Next time I'll call 911.
Let's start at the beginning.
A few weeks ago, one of my friends and neighbors had his bicycle stolen off his front porch. It was a tricked-up Walmart job -- a beach cruiser with a wire basket, even a bottle opener.
Having had my bike stolen last fall, I am sympathetic to his plight.
Fast forward to last Thursday night.
I was driving home on Front Avenue, near Dillingham Street, when I spotted a man on the identical bike to the one that my friend lost. The man turned and headed toward the bridge.
I called my buddy, told him I thought I found his bike. He was just a couple of blocks away, and I told him to meet me on the Alabama side of the Dillingham Street bridge.
I sped across the bridge, stopping 50 or so yards ahead of the man on the bike. He rolled up to me, and I detained him.
I told him my buddy had a bike -- which was very similar to his -- stolen a few weeks ago. The man assured me he bought his at Walmart, paying $141.29 for it.
He was kind enough to hang around until my friend got there.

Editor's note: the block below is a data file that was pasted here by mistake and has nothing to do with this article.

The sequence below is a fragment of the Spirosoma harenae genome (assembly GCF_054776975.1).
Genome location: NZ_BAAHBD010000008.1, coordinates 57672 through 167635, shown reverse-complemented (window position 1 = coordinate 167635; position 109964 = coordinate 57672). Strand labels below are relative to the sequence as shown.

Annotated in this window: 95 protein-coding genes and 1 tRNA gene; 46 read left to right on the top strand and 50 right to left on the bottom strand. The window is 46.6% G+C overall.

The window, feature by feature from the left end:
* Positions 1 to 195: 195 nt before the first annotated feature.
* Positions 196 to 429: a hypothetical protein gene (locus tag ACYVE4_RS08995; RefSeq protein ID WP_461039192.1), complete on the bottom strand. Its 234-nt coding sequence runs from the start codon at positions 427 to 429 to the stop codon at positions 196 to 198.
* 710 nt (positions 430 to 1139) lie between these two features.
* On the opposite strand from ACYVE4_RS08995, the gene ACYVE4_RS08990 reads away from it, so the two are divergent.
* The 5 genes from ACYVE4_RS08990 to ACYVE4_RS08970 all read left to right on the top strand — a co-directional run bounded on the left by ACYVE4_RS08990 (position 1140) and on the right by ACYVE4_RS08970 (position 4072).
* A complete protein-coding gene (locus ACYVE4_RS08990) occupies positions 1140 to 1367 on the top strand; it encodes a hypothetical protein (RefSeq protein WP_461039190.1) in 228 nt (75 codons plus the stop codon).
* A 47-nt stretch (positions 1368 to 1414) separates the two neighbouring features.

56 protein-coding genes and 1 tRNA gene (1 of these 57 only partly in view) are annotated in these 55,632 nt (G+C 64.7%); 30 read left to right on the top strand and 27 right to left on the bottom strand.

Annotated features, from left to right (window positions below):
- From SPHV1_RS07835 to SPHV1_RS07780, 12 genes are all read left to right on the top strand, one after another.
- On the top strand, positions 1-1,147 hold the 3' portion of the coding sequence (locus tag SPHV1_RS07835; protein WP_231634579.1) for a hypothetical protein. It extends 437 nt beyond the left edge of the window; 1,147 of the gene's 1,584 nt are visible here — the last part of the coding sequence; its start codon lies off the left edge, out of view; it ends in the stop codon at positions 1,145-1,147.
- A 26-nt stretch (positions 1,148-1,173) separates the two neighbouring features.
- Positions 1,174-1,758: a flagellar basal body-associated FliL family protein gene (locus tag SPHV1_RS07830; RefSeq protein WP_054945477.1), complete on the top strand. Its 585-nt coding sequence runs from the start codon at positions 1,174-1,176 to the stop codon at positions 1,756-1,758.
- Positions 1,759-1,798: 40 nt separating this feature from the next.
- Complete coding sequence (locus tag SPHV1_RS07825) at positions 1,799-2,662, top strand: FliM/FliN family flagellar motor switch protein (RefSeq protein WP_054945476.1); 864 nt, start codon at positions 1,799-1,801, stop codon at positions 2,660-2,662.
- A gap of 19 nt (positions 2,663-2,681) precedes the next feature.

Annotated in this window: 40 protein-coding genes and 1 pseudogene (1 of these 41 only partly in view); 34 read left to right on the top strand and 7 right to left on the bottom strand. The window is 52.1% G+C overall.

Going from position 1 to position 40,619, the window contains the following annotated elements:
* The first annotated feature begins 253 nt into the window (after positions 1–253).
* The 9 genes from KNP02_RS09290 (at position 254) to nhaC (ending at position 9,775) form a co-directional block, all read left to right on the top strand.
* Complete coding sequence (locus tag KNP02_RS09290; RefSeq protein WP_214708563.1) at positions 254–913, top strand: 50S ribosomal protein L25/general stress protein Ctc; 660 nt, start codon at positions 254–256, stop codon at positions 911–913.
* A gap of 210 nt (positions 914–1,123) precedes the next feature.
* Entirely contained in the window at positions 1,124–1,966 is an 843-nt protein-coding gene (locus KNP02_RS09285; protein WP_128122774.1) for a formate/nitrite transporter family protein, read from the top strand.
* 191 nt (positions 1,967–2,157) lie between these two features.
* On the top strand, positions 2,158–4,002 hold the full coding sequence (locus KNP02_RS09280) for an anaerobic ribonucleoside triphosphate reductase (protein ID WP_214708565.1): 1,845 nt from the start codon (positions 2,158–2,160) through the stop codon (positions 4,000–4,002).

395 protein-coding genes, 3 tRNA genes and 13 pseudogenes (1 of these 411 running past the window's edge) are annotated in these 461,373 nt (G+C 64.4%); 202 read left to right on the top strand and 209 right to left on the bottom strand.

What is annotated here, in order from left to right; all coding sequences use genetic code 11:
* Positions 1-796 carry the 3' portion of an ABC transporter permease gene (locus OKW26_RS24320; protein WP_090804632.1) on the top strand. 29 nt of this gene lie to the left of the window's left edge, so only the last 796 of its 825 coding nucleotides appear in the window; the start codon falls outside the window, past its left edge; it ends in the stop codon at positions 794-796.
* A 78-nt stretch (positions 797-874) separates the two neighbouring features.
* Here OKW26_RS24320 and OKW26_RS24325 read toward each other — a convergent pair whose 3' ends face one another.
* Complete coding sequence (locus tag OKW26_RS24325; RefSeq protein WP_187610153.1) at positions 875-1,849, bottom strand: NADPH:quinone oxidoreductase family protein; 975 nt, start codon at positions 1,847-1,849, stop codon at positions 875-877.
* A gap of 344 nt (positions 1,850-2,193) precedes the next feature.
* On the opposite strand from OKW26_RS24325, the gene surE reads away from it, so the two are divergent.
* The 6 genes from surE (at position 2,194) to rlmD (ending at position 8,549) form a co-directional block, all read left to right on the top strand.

That's when things went downhill -- fast.
My buddy rolled up and accused the guy of having his stolen bike. Next thing I know, the two guys were screaming and cussing at each other. The man with the bike took exception to being called a thief -- he kept saying he got it at Walmart, paying $141.29.
About the fifth time he screamed it, I started to believe him because my friend bought his at Walmart and paid about the same thing.
We had called the cops and were playing a waiting game.
As we waited, the man with the bike got more and more agitated. At one point, he looked at me, uttered an obscenity and said, "I am just going to shoot your a--."
Just after he said it, he reached for the waistband of his pants.
My first thought was, "I was born in Alabama, at least I am going to die in Alabama."
Then I thought I might qualify for a Darwin Award, given annually to those who die in an unconventional act of stupidity. I was about to get killed over a Walmart bike that wasn't even mine.
Then, I thought about my colleague Tim Chitwood and how he would finally get even with me when he writes about how I was shot to death on the Dillingham Street Bridge trying to steal this guy's bike.
Fortunately, the guy pulled out a cellphone and not a gun.
The man rolled away on his bike, and we followed him to a nearby strip center where several folks told us he had the bike for three months or more. And the wrongly accused bike thief kept screaming he paid $141.29 for it at Walmart.
My buddy looked up the bike on Walmart's website. It was going for about $129, according to the smartphone.
My only response: "That would be about $141.29 -- with tax."
I won't be doing that again.
Chuck Williams, senior editor for content, firstname.lastname@example.org.